Bible Study · Christmas · Church of England · Felixstowe · Growing in God · Sermon

The Curious Case of the Somnambulent Sheep

The Curious Case of the Somnambulent Sheep

Words for Midnight – Christmas Eve December 2020  – St John the Baptist Felixstowe

fleece_navidad_funny_christmas_card-r1f17885792064506b175c375234b4a3e_em0c8_307Text: In that region there were shepherds living in the fields, keeping watch over their flock by night. 9Then an angel of the Lord stood before them, and the glory of the Lord shone around them, and they were terrified. 10But the angel said to them, ‘Do not be afraid; for see I am bringing you good news of great joy for all the people:11to you is born this day in the city of David a Saviour, who is the Messiah, the Lord.  (Luke 2.8-11)

God give you peace my Sisters and Brothers.

In that region there were shepherds living in the fields, keeping watch over their flock by night.


sick of being a shepherdWhy were they out in the fields instead of in the sheepfold?  What is it about sheep at night that needs special watching over?

Do they have raves that need policing?

Are sheep, perhaps, secret midnight snackers?  Waking up about 2am and feeling a little bit peckish do they wander off to a green pasture somewhere and need shepherding back?

Or is it that sheep are afflicted with somnambulance and for their own protection need someone to watch over them in case they have an episode of, as it is known in the farming community, sheep-walking…?

Joking aside there were at least two reasons why shepherds stayed up at night, as they still do to this day, watching over their sheep.

Firstly, there were predators around. Remember how the shepherd boy destined to become King David spoke of protecting his lambs from ‘the paw of the bear and the claw of the lion’?  Shepherds watching flocks by night were used to being on edge and a little bit frightened.  To be honest Gabriel was taking a little bit of the Mick by turning up with his Angelic Massive and saying ‘Do not be afraid!’…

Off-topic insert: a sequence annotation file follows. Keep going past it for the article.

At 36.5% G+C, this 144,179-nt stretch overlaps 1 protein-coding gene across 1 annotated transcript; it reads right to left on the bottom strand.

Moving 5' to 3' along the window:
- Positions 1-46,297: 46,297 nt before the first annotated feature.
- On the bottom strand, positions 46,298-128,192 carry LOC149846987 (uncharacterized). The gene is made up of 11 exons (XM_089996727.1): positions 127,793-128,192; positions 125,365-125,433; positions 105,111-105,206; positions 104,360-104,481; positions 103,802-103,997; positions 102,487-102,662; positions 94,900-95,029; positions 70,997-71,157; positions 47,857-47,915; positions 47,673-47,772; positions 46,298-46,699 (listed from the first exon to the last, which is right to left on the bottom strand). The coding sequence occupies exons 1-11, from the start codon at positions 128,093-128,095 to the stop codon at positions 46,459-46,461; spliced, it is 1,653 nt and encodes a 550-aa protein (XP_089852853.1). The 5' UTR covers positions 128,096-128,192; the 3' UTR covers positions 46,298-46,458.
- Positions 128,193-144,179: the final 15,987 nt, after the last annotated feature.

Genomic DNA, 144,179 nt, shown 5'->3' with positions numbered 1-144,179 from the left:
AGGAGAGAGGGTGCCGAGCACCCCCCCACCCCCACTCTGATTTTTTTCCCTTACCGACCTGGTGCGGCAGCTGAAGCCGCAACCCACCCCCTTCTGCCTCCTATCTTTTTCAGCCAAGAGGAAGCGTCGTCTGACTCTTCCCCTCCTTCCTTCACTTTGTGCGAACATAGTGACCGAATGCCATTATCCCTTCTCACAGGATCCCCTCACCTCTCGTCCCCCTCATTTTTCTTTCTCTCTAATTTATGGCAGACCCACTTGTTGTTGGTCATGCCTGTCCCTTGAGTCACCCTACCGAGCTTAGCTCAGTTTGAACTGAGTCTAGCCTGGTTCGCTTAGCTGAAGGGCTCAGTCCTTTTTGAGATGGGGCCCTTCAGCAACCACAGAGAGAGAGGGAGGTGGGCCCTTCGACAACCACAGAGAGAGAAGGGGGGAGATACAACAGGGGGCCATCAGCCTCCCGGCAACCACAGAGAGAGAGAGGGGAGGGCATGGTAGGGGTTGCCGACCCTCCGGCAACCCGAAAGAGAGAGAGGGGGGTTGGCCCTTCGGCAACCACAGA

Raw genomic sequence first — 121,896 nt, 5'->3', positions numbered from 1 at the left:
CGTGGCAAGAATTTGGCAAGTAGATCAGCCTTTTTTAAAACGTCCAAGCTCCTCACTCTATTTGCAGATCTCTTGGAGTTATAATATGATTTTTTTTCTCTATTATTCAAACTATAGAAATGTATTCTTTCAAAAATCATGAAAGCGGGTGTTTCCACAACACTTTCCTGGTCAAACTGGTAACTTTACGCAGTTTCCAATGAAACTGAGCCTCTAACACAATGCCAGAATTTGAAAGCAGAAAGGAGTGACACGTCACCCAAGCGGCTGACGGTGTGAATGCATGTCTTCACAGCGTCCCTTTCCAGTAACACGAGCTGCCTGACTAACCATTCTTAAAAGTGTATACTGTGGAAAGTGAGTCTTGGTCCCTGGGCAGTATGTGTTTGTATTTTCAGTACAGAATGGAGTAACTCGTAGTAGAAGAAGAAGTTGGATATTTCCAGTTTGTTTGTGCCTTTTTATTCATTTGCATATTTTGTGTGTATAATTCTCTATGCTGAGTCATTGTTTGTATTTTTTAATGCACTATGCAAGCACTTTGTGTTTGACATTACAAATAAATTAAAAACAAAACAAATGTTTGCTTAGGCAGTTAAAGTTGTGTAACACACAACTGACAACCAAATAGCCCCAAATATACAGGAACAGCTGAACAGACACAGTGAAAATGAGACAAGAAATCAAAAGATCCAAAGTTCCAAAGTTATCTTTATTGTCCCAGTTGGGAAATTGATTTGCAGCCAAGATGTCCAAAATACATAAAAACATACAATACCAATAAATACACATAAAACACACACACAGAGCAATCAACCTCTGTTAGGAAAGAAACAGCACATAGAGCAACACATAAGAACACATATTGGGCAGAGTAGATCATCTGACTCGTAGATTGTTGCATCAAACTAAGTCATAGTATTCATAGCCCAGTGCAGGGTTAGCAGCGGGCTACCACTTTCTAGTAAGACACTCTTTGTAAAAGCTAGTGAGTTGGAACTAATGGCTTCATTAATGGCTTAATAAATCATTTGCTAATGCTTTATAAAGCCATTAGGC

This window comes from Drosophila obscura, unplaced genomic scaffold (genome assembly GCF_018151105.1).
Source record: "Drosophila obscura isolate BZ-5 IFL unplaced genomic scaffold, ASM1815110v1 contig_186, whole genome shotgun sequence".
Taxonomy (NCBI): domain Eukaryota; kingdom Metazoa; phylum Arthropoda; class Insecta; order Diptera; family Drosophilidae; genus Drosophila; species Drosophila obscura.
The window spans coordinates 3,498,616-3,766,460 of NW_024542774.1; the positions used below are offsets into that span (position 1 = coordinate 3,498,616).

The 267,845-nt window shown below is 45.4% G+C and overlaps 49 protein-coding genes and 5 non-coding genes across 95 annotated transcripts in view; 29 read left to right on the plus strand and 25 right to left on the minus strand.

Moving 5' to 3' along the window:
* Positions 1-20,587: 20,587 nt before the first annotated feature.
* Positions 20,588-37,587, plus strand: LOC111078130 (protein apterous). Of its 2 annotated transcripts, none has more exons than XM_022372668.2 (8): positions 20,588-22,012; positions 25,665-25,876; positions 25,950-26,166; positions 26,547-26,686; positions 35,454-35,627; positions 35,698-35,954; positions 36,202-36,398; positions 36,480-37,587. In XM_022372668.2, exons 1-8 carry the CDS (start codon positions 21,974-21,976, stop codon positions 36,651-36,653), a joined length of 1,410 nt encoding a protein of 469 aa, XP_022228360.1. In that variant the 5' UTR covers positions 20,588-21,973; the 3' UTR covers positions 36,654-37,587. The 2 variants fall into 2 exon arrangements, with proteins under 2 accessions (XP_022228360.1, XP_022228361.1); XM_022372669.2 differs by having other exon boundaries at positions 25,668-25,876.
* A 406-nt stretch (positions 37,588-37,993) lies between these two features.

Shepherds on the hills outside Bethlehem anxious and alert and ready to ward off whatever could leap at them out of the dark night to attack their flock.  They had no way to predict the future and could only hope that the light of a campfire and the approaching dawn would keep peril at bay.

In this year, when the whole world has been wracked by the pandemic caused by Covid 19, shepherd-like we too have been anxious, frightened and worried about what may next assail us from the darkness.

Christmas nativity scene with delicate figures in the new normal of the coronavirus or covid-19. Jose and Maria with chinstraps. Classic Christmas scene lit by candles. Selective focus.

We do not know what to expect.

We do not know where to turn.

We will consider ourselves blessed if we make the dawn with only wounds and preserved from the death any of those close to us.

If ever we need an angelic visitation perhaps it is now?

We and the shepherds are sitting in the dark on the same metaphorical hillside praying for dawn-break and the end of darkness.

The most likely reason for shepherds to be ‘living in the fields, keeping watch over their flock by night’ was not, however, predators.  This reason was still fraught with danger but also filled with hope.  They would be ‘keeping watch over their flock by night because that is what shepherds always do in the lambing season.